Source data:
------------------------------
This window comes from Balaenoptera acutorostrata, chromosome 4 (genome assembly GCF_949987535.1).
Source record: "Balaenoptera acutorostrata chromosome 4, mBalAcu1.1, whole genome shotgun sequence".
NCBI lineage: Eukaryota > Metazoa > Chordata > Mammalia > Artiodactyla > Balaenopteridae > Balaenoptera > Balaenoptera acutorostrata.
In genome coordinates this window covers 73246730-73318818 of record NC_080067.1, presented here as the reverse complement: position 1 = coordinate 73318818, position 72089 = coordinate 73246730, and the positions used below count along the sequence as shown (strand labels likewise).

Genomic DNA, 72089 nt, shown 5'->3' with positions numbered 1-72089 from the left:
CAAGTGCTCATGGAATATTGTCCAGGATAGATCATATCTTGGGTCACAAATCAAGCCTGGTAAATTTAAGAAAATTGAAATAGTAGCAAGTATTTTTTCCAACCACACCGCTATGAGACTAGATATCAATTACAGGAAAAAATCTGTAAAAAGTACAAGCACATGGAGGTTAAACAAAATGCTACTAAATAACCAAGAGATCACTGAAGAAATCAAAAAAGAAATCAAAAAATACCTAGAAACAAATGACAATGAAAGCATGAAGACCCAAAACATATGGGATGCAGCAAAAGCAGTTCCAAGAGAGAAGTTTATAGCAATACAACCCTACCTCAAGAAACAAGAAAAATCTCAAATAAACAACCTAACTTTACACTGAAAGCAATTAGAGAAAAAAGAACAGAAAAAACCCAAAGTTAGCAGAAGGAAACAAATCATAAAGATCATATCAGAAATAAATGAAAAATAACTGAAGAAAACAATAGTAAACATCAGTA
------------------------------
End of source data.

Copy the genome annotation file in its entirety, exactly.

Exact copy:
This window comes from Balaenoptera acutorostrata, chromosome 4 (genome assembly GCF_949987535.1).
Source record: "Balaenoptera acutorostrata chromosome 4, mBalAcu1.1, whole genome shotgun sequence".
NCBI lineage: Eukaryota > Metazoa > Chordata > Mammalia > Artiodactyla > Balaenopteridae > Balaenoptera > Balaenoptera acutorostrata.
In genome coordinates this window covers 73246730-73318818 of record NC_080067.1, presented here as the reverse complement: position 1 = coordinate 73318818, position 72089 = coordinate 73246730, and the positions used below count along the sequence as shown (strand labels likewise).

Genomic DNA, 72089 nt, shown 5'->3' with positions numbered 1-72089 from the left:
CAAGTGCTCATGGAATATTGTCCAGGATAGATCATATCTTGGGTCACAAATCAAGCCTGGTAAATTTAAGAAAATTGAAATAGTAGCAAGTATTTTTTCCAACCACACCGCTATGAGACTAGATATCAATTACAGGAAAAAATCTGTAAAAAGTACAAGCACATGGAGGTTAAACAAAATGCTACTAAATAACCAAGAGATCACTGAAGAAATCAAAAAAGAAATCAAAAAATACCTAGAAACAAATGACAATGAAAGCATGAAGACCCAAAACATATGGGATGCAGCAAAAGCAGTTCCAAGAGAGAAGTTTATAGCAATACAACCCTACCTCAAGAAACAAGAAAAATCTCAAATAAACAACCTAACTTTACACTGAAAGCAATTAGAGAAAAAAGAACAGAAAAAACCCAAAGTTAGCAGAAGGAAACAAATCATAAAGATCATATCAGAAATAAATGAAAAATAACTGAAGAAAACAATAGTAAACATCAGTA